hide Sorting

You can sort these results in two ways:

By entity
Chronological order for dates, alphabetical order for places and people.
By position (current method)
As the entities appear in the document.

You are currently sorting in descending order. Sort in ascending order.

hide Most Frequent Entities

The entities that appear most frequently in this document are shown below.

Entity Max. Freq Min. Freq
Laurion (Greece) 8 0 Browse Search
Potidaia 6 0 Browse Search
Gytheion (Greece) 2 0 Browse Search
Lefkandi 2 0 Browse Search
Amphipolis (Greece) 2 0 Browse Search
Notium 2 0 Browse Search
Hellespont (Turkey) 2 0 Browse Search
Cyclades (Greece) 2 0 Browse Search
View all entities in this document...

Browsing named entities in a specific section of Thomas R. Martin, An Overview of Classical Greek History from Mycenae to Alexander. Search the whole document.

Found 6 total hits in 2 results.

Cyclades (Greece) (search for this): chapter 9
ch would be put together with others' payments to pay for ships and crews. Over time, more and more of the members of the alliance chose to pay their dues in cash rather than go to the trouble of furnishing warships. The alliance's funds were kept on the centrally-located island of Delos Thuc. 1.96 , in the group of islands in the Aegean Sea called the Cyclades , where they were placed under the guardianship of the god Apollo, to whom the whole island of Delos was sacred. Historians today refer to the alliance as the Delian League because its treasury was originally located on Delos. The Warships of the Delian League The warship of the time was a narrow vessel built for speed called a triremePerseus Encyclopedia entry for triremes,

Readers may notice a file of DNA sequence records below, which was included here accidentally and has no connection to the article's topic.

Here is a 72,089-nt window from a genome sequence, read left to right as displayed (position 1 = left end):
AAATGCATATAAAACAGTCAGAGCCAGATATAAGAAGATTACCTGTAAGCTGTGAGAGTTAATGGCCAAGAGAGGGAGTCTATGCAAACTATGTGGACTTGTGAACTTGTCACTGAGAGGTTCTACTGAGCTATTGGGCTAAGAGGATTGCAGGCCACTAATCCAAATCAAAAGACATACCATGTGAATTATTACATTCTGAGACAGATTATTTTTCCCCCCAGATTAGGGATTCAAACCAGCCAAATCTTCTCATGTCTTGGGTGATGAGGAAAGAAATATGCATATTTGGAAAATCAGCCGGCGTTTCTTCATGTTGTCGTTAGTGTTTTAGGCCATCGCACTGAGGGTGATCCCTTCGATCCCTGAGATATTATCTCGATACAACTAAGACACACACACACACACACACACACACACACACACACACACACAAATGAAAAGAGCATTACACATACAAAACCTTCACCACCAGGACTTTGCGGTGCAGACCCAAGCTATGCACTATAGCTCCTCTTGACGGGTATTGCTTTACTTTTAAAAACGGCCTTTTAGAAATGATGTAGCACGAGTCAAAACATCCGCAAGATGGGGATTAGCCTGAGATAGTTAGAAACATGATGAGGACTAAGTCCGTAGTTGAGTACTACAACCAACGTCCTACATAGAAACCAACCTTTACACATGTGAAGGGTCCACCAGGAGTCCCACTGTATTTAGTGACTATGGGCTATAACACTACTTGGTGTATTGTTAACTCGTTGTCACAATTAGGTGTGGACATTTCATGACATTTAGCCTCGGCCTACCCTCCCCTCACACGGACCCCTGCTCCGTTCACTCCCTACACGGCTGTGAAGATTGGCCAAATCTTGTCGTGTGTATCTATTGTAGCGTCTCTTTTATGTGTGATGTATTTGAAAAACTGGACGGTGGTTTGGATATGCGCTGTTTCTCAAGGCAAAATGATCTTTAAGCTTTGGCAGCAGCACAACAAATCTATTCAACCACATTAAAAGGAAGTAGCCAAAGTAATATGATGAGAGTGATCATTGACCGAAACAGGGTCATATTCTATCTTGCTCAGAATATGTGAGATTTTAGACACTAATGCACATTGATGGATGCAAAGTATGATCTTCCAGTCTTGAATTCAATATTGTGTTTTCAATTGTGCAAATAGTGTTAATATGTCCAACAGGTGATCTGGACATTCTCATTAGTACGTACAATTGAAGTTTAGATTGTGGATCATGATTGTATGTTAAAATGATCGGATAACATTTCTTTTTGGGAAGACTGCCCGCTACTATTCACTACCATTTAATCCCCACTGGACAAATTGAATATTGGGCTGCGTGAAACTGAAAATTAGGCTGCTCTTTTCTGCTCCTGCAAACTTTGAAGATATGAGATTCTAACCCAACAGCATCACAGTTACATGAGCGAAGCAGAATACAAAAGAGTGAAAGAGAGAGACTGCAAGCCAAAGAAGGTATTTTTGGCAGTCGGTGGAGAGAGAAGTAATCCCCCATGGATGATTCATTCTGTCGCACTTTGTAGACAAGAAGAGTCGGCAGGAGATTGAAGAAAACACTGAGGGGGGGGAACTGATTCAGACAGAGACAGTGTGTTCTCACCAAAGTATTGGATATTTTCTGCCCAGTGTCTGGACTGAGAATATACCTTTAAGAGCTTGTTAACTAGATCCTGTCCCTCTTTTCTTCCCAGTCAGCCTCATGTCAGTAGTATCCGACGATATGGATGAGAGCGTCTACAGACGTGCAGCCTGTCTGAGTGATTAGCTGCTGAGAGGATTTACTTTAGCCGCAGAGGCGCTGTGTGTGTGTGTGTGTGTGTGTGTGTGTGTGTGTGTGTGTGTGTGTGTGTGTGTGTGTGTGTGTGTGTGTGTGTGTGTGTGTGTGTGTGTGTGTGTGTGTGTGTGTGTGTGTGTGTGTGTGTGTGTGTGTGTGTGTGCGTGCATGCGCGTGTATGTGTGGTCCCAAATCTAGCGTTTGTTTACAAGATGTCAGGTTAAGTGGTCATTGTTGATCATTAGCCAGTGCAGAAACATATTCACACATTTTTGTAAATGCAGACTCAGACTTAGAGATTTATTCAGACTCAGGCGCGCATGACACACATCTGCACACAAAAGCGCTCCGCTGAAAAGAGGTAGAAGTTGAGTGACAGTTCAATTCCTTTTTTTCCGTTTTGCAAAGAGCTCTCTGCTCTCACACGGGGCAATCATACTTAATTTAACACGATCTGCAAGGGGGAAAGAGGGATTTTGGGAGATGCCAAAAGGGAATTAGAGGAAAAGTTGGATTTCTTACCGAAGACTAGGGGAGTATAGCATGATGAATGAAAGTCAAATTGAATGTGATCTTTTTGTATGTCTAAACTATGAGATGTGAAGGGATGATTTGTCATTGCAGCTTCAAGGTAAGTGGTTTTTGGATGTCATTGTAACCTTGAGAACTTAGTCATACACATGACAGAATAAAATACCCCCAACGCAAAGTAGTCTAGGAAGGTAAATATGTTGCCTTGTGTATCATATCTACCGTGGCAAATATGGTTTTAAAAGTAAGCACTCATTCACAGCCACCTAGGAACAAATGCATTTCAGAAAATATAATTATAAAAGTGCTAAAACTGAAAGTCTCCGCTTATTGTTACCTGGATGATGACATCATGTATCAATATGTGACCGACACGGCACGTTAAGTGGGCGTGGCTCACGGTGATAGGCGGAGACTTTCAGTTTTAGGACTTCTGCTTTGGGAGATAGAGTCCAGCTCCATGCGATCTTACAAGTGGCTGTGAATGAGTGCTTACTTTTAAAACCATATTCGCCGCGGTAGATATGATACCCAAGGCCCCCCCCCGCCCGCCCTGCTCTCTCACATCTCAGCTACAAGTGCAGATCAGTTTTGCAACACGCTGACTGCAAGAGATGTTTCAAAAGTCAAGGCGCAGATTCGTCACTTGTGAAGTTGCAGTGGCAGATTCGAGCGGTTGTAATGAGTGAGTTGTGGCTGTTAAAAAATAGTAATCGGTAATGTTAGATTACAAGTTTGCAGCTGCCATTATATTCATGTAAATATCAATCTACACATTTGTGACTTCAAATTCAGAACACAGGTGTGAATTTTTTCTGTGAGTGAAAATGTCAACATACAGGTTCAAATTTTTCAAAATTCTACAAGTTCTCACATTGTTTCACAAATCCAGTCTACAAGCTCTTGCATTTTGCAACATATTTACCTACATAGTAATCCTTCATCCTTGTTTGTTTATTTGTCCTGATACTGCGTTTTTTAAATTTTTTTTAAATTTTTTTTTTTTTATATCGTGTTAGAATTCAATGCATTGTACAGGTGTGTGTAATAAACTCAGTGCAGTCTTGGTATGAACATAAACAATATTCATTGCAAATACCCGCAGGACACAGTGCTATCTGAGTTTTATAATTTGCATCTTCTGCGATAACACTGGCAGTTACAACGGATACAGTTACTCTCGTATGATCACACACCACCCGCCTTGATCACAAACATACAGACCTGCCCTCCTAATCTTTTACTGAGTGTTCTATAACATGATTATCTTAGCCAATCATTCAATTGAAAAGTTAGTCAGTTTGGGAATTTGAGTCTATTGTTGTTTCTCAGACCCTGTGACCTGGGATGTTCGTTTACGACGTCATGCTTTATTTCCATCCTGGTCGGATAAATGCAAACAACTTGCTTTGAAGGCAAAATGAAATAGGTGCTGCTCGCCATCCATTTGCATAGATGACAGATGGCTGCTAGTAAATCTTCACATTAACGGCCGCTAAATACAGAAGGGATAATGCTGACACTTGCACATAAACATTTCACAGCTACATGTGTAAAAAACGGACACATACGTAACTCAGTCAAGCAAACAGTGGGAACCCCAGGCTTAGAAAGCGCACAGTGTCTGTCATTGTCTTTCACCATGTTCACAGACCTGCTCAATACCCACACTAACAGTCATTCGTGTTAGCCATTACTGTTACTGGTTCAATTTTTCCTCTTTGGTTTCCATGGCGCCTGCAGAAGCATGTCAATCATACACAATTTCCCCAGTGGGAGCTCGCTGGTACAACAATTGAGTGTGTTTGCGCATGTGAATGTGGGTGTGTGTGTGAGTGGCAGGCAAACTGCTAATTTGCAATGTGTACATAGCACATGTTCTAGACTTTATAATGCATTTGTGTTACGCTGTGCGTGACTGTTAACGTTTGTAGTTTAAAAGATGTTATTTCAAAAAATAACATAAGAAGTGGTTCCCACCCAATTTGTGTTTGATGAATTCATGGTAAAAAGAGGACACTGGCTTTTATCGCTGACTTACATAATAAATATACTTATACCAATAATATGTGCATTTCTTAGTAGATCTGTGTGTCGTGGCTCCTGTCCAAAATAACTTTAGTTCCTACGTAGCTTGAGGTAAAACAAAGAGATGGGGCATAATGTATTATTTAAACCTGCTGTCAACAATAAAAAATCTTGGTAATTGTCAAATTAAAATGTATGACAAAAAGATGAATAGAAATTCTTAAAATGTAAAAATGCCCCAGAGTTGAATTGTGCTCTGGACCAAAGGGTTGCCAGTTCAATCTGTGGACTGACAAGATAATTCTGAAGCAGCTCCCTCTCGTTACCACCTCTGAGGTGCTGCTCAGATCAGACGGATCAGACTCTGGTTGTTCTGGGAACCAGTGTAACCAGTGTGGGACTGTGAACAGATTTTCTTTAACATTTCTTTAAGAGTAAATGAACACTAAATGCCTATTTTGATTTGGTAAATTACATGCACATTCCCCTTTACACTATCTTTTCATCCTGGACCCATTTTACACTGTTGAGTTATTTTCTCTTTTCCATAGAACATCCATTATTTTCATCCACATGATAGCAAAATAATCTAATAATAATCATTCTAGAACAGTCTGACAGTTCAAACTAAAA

Laurion (Greece) (search for this): chapter 9
t idealized citizens of perfect physique and beauty , amounted to a claim of special intimacy between the city-state and the gods, a statement of confidence that these honored deities favored the Athenians. Presumably this claim reflected the Athenian interpretation of their success in helping to turn back the Persians, in achieving leadership of a powerful naval alliance, and in controlling, from their silver mines and the allies' dues, an amount of revenue which made Athens richer than all its neighbors in mainland Greece. The Parthenon, like the rest of the Periclean building program, paid honor to the gods with whom the city-state was identified and expressed the Athenian view that the gods looked favorably on their empire. Their success, the Athenians would have said, proved that the gods were on their side.